Repotting my revived moth orchid

A good way to celebrate May Day

Revived Phalaenopsis orchid on its side and bare rooted with a naturally dropped dying leaf

The wait is over. After soaking in weak tea for seven days, my one remaining Phalaenopsis orchid is looking a little less ropy. In fact I was exceedingly pleased this morning that the one particularly daggy leaf came away in my hands. I had feared that I might have to cut if off, risking disease and death. Now I’m thinking that maybe the tea treatment gave the plant the strength to withdraw what it could from the leaf and seal it off with a nice corky abscission scar.

Abscissed dying orchid leaf

The entire process started when The Black Thumb (aka Terry Richardson, orchidwhisperer19 was on Jane Perrone’s On The Ledge podcast. He has a YouTube video showing his rescue technique, which involves weak tea made with distilled water. His explanation — that the tannin in the tea stimulates the plant into growth in the same way that tannin dissolved in rainwater trickling down a tree trunk would — made sense.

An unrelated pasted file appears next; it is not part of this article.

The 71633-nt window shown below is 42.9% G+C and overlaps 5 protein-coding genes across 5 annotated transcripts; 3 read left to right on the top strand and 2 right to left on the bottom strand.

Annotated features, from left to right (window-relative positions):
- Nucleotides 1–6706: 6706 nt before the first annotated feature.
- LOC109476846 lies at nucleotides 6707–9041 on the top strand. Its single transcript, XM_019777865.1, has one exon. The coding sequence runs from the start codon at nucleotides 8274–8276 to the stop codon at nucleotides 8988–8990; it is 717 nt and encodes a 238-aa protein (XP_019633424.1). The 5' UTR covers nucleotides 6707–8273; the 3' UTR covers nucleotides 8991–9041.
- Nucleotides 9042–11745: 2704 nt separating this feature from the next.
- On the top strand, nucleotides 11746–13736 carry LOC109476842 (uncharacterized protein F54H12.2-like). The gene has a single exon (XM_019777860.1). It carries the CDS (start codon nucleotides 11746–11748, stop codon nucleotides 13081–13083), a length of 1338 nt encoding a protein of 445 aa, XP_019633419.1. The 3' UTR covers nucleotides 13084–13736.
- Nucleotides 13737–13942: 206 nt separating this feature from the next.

The orchid wasn’t doing well, I could see that. Before I threw it out, it seemed worth a tea bag and a week to see whether it might improve.

Composite image of two orchid keikis still attached to spike

Now here I am, ready to pot it on. I had to watch a couple more videos to get a rough idea of what to do with the babies, which I learned are called keikis. In the end, I decided to sacrifice the spike that the two big babies were growing on, the one on the left in the big photo. It was a bit spindly to begin with and it didn’t seem worth risking cutting the keikis free. The third keiki I left to grow on, but cut the spike above it.

So here we are. Three plants, and although the parent still has problems, I am more confident that I won’t have to dump it just yet.

Repotted orchids seen from above, two keikis in a single pot and the parent in a pot on its own

And speaking of dump, armed with my new-found knowledge, I’m going to be on the lookout for discarded orchids to rescue.

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